Sunday, December 19, 2021

Using Spinoza with Python Objects (For in-class exercises)

During the COVID-19 pandemic, I started using Spinoza ( in Intro Programming.  Spinoza lets students try out solving problems in Python.  They get immediate feedback and there's lots of additional pedagogical features.

It uses Brython to run the code.  When it loads each page, parameters for functions are passed as strings.  If you try to create the objects in the Test Generator box, they won't pass correctly when Spinoza executes the tests.  Instead, you have to generate them using additional code that you put in the Solution box.  For example, if you're asking students to write a get_height() method or function for a Monkey class, you have to set things up this way:

  • Use a different name in the Method Name field.  I always just append "_wrapper" to the end.  (E.g. get_height_wrapper.)

  • For the number of parameters, use the total number of primitives you'll need to create any objects for the subject and all parameters.

  • Still put the original function/method header in the scaffolding box.  E.g. def get_height():  If they're writing a method, put it inside the class.  If there are other methods they'll need (__init__ or __str__) then you can include those here too.

class Monkey(object):

    '''Models a monkey.  Attributes: age, height, num_bananas.'''

    def get_height(self):


  • In the solution box, there are a bunch of additional things to do:

    • Add a function that creates an instance of the object:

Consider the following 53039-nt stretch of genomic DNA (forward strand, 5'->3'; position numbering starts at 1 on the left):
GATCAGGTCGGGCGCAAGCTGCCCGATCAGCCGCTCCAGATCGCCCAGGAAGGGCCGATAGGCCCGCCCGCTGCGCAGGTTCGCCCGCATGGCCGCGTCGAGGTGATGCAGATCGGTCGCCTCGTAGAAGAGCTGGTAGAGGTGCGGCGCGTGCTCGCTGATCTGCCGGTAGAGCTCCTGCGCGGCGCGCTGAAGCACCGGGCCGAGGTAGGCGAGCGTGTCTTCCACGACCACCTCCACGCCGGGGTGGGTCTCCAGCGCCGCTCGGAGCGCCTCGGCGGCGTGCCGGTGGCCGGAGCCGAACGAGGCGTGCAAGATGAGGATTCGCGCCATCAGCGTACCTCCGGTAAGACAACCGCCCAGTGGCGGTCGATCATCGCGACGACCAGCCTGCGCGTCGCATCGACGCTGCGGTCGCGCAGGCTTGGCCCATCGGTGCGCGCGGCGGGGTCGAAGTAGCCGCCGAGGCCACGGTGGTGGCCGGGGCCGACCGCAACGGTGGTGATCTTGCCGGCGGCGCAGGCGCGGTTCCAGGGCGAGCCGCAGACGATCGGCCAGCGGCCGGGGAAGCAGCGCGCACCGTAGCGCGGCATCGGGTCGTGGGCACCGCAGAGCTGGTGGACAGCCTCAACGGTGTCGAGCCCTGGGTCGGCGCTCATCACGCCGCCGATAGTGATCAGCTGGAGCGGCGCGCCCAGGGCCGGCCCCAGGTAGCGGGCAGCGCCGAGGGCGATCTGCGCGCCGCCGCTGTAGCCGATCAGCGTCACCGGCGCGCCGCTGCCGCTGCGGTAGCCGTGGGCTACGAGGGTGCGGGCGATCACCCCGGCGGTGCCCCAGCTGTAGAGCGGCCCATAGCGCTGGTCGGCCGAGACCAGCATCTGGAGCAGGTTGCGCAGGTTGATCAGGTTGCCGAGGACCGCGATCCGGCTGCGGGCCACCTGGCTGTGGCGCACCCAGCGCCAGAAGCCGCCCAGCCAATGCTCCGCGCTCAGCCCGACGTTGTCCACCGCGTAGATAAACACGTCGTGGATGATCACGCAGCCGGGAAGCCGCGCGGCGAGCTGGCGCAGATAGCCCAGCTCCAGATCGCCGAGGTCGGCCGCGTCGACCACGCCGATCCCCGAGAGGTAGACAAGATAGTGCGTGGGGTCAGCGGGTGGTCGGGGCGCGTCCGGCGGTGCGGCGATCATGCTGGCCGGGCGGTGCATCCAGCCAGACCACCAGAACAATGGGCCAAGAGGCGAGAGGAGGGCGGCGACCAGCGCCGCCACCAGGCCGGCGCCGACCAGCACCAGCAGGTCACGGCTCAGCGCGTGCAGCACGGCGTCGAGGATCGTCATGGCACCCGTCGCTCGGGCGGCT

def create_monkey(age, height, num_bananas):

    monkey = Monkey()

    monkey.age = age

    monkey.height = height

    monkey.num_bananas = bananas

    return monkey 

(This will change a lot if they've already created an __init__ and you include that in the scaffolding.)
    • If you didn't create the class above, create it here.  Also include any other classes you might need that you didn't put in the scaffolding.

    • Add the definition of the wrapper.  It should create the objects, then call the function/method that the student is writing.

def get_height_wrapper(age, height, num_bananas):

    monkey = create_monkey(age, height, num_bananas)

    return monkey.get_height()

    • Add your correct version of the requested function.  (E.g. my_get_height().)  If they're writing a method, you'll have to write this as a function instead.

def my_get_height(monkey):

    return monkey.height

    • Add the solution function, which does the same thing as the wrapper, except that it calls your function instead of the student's.

def solution(age, height, num_bananas):

    monkey = create_monkey(age, height, num_bananas)

    return my_get_height(monkey)

It took me a long time to get this working back in 2020, so I hope this is helpful for other people that want to use Spinoza!